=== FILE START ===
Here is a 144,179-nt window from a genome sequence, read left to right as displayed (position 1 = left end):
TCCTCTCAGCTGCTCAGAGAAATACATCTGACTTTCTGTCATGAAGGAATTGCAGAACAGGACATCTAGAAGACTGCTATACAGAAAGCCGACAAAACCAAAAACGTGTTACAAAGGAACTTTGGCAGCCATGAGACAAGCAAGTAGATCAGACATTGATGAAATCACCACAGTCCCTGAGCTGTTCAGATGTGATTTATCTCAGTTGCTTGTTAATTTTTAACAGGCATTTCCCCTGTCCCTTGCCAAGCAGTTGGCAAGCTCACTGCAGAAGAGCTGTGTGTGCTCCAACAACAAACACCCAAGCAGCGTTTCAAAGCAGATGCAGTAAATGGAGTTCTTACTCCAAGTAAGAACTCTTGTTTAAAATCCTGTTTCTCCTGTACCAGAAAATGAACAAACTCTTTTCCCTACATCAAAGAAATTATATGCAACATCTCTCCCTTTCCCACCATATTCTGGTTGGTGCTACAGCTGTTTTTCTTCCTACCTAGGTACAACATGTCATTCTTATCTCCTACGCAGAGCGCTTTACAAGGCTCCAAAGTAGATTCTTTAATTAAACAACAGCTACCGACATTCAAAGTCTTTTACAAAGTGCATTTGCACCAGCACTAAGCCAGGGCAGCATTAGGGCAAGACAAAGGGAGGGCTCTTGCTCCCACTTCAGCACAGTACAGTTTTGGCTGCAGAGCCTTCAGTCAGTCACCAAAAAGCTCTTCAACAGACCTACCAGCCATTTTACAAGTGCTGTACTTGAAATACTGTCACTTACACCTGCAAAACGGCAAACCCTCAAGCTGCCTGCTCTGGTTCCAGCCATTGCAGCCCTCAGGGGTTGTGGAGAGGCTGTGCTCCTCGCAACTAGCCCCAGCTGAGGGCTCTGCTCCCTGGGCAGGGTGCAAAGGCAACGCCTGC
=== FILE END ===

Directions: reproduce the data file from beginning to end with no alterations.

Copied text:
Here is a 144,179-nt window from a genome sequence, read left to right as displayed (position 1 = left end):
TCCTCTCAGCTGCTCAGAGAAATACATCTGACTTTCTGTCATGAAGGAATTGCAGAACAGGACATCTAGAAGACTGCTATACAGAAAGCCGACAAAACCAAAAACGTGTTACAAAGGAACTTTGGCAGCCATGAGACAAGCAAGTAGATCAGACATTGATGAAATCACCACAGTCCCTGAGCTGTTCAGATGTGATTTATCTCAGTTGCTTGTTAATTTTTAACAGGCATTTCCCCTGTCCCTTGCCAAGCAGTTGGCAAGCTCACTGCAGAAGAGCTGTGTGTGCTCCAACAACAAACACCCAAGCAGCGTTTCAAAGCAGATGCAGTAAATGGAGTTCTTACTCCAAGTAAGAACTCTTGTTTAAAATCCTGTTTCTCCTGTACCAGAAAATGAACAAACTCTTTTCCCTACATCAAAGAAATTATATGCAACATCTCTCCCTTTCCCACCATATTCTGGTTGGTGCTACAGCTGTTTTTCTTCCTACCTAGGTACAACATGTCATTCTTATCTCCTACGCAGAGCGCTTTACAAGGCTCCAAAGTAGATTCTTTAATTAAACAACAGCTACCGACATTCAAAGTCTTTTACAAAGTGCATTTGCACCAGCACTAAGCCAGGGCAGCATTAGGGCAAGACAAAGGGAGGGCTCTTGCTCCCACTTCAGCACAGTACAGTTTTGGCTGCAGAGCCTTCAGTCAGTCACCAAAAAGCTCTTCAACAGACCTACCAGCCATTTTACAAGTGCTGTACTTGAAATACTGTCACTTACACCTGCAAAACGGCAAACCCTCAAGCTGCCTGCTCTGGTTCCAGCCATTGCAGCCCTCAGGGGTTGTGGAGAGGCTGTGCTCCTCGCAACTAGCCCCAGCTGAGGGCTCTGCTCCCTGGGCAGGGTGCAAAGGCAACGCCTGC